New Zealand in June
Learn whether June is a good month to visit New Zealand, what you can do, where you can go, and what New Zealand’s weather is like in June.
June marks the beginning of winter in New Zealand and it also marks the start of the high season.
However, because the winter holiday for New Zealanders generally falls in July, June is not an overly crowded month to be out-and-about enjoying the snow – if there is any – and the winter scenery.
While I’ve mentioned the white powder, snow is not guaranteed to fall in June.
However, June generally marks the arrival of snow, or at least, snow is expected to start falling in June.
And down in Queenstown, they celebrate this snow expectation and anticipation every year in the form of the Queenstown winter festival [winterfestival.co.nz], which is usually held at the end of June.
Due to the expectation of snowfall, June is also the month that the New Zealand ski fields start to open with Mt. Hutt ski field on the South Island of New Zealand generally being the first ski field to open in early June, but not always – Coronet Peak sometimes wins.
Things to do in June in New Zealand
June is not only the first month to go skiing or snowboarding in New Zealand, but it is also a good month for scenic winter driving if you are into seeing winter scenery.
Driving on New Zealand roads can be hazardous in winter due to snow, black ice, and having to drive through mountain passes such as Lindis Pass.
But if you drive carefully and carry chains, you should be able to experience and see some of the most stunning winter landscapes on the Southern Hemisphere.
If you are looking to do a scenic winter driving tour on the South Island you may want to take a look at a 3-part article series I wrote or review the list of the best places to visit in New Zealand during winter to see snow.
Other winter activities include ice skating and heliskiing, but you can also do activities that you would normally do in warmer weather such as jet boating, kayaking, off-roading, skydiving, ballooning, or bungy jumping.
Not all tour operators tend to shut down in winter, since winter is one of the two high seasons in New Zealand.
You can even go walking on low elevation trails or snowshoeing on higher elevation trails. I particular like to hike in winter, because of the cooler temperatures and the ideal light for landscape photography.
The sun tends to lie low on the horizon in winter, so the quality of light is very good in winter. This also applies to autumn, by the way.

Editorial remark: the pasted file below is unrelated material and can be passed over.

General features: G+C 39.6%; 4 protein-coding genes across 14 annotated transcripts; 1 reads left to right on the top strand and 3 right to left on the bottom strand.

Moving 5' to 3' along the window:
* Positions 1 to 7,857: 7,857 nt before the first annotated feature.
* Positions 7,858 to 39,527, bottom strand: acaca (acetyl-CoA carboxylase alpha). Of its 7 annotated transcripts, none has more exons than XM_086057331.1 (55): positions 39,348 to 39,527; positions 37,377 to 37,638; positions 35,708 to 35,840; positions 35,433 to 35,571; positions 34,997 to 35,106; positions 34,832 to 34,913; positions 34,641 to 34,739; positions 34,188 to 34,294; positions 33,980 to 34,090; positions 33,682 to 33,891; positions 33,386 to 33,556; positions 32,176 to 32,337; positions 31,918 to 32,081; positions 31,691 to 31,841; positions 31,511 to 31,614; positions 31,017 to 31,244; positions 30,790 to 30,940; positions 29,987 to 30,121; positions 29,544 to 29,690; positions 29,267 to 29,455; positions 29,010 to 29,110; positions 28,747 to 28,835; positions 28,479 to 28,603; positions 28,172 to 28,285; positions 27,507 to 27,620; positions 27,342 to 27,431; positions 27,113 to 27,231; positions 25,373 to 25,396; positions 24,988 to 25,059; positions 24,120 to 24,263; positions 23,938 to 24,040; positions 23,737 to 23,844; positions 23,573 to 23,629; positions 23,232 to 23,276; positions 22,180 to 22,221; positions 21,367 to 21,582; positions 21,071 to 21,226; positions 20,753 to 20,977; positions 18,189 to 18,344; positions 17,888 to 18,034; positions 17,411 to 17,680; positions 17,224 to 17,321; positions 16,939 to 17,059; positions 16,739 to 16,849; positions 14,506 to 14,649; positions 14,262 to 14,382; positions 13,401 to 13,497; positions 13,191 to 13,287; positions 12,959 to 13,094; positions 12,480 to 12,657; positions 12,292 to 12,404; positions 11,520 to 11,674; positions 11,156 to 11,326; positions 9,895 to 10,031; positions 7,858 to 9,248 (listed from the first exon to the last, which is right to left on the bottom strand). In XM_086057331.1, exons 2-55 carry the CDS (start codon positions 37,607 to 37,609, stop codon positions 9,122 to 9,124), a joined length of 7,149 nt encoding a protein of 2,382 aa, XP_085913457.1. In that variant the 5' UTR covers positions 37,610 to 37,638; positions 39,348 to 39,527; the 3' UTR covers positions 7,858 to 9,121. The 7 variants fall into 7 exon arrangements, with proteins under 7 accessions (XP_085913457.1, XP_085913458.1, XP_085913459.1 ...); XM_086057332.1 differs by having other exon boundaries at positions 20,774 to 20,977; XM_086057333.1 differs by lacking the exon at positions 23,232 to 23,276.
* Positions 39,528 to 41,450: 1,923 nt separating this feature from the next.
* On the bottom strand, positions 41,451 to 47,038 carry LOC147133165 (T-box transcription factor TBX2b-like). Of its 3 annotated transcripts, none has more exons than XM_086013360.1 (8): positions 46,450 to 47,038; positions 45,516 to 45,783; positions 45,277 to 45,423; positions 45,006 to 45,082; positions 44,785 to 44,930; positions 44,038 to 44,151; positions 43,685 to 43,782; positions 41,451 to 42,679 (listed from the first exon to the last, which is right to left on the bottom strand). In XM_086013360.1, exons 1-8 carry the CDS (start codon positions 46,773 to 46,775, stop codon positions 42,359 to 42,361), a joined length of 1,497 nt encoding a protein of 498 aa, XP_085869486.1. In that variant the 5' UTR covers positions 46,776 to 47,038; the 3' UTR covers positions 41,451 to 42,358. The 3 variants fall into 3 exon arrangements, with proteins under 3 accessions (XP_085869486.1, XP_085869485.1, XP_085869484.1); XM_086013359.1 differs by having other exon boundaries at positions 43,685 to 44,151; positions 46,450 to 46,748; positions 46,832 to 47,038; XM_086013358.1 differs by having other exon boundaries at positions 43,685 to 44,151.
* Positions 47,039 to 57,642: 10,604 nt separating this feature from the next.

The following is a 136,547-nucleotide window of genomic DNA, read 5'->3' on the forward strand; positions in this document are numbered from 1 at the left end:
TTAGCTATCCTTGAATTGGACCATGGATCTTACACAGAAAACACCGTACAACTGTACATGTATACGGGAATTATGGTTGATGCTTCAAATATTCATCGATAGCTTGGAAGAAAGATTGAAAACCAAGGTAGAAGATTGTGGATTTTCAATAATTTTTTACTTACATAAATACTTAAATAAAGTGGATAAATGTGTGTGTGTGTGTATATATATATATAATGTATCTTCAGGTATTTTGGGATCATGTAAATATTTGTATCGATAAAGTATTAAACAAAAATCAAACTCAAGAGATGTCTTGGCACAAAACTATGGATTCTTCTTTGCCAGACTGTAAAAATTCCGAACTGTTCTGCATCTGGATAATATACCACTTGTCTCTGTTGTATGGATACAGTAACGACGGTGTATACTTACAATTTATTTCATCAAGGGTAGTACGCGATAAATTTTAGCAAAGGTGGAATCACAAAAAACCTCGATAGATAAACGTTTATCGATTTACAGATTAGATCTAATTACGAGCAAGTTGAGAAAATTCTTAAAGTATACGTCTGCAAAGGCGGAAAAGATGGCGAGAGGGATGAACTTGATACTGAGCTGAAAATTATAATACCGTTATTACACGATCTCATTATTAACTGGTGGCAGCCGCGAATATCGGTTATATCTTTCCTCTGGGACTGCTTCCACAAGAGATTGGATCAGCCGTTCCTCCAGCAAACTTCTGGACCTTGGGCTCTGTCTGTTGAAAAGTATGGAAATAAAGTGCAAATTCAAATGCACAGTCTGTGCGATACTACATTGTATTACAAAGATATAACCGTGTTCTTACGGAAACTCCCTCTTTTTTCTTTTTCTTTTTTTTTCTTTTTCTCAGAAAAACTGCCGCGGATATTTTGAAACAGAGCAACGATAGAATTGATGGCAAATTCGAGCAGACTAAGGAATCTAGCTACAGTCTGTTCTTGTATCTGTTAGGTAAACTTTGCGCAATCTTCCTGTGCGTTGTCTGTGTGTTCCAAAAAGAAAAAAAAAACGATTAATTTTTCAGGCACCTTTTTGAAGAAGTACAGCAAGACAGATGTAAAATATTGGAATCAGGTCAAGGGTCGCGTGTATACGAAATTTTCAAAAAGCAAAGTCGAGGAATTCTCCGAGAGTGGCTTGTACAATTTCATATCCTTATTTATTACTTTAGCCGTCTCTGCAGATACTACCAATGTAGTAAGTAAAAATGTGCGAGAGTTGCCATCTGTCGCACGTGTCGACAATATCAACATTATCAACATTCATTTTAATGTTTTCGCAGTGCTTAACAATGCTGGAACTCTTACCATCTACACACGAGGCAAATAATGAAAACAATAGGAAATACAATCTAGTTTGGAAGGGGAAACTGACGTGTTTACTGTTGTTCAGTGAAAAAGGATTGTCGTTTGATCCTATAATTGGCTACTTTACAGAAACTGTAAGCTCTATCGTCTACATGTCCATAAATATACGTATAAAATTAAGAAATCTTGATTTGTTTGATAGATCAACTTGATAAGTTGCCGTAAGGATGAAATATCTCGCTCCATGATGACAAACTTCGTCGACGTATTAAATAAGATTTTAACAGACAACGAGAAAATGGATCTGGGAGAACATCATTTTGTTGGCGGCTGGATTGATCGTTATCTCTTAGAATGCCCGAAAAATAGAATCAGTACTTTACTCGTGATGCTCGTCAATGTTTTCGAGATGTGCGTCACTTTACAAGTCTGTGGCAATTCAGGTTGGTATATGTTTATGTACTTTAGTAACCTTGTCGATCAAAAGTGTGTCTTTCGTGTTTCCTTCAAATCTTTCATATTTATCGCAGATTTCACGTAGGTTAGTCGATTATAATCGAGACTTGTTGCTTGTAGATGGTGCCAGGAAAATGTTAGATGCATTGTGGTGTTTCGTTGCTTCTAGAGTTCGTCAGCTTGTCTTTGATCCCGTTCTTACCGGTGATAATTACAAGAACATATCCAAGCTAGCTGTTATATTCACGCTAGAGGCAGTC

Places to visit in June in New Zealand
In June, people tend to head where there is snow. You can find snow both on the North Island and on the South Island of New Zealand.
Hoar frost on trees in New Zealand in June
On the North Island, the place to be for snow would be the central plateau South of Taupo and Rotorua in Tongariro National Park.
Another location with snow would be Mount Taranaki in Mount Egmont National Park. So basically, the volcanoes on the North Island would be the places that have snow.
On the South Island there are several places you can visit for snow, from the Kaikoura Ranges in the upper half of the South Island, to Mount Cook National Park in the center, to ski fields around Queenstown and Wanaka in the bottom half of the South Island.
New Zealand weather in June
June marks the arrival of much colder weather to New Zealand, which includes Polar Blasts – cold air being blown up from Antarctica.
While severe freezing temperatures below minus 10 degrees Celsius are uncommon, temperatures tend to fluctuate between -5 degrees Celsius (23 degrees Fahrenheit) at night and 20 degrees Celsius (68 degrees Fahrenheit) during the day. But this depends on where you are located in New Zealand.
In general, you can expect the South Island to almost always be colder in winter than the North Island – during the night, that is. Daytime temperatures on the South Island can still be the same as those on the North Island in some places.
And a few localized regions in New Zealand such as for example Central Otago may experience temperature extremes.
In general, less rain falls in June than in July, except for the West Coast of the South Island where there is more rain in June than in July.
The days are quite short in June with the sun rising between 7:35 a.m. and 8:15 a.m. at the beginning of June and between 7:45 a.m. and 8:25 a.m. at the end of June. The sun sets between 5:00 p.m. and 5:15 p.m. in June.
So you have approximately 9 hours of daylight in June.
The times mentioned above are for Wellington and Queenstown and may vary depending your location in New Zealand.
Photos of winter in New Zealand in a video
This video is a collection of images that were taken in June and July. The photos should give you a good idea of what June and July in New Zealand are like in terms of the weather but also what you will be able to see.
This article falls under Travel Guide.
Note: This article was accurate when it was published. Please confirm all details
directly with the companies in question before planning your trip.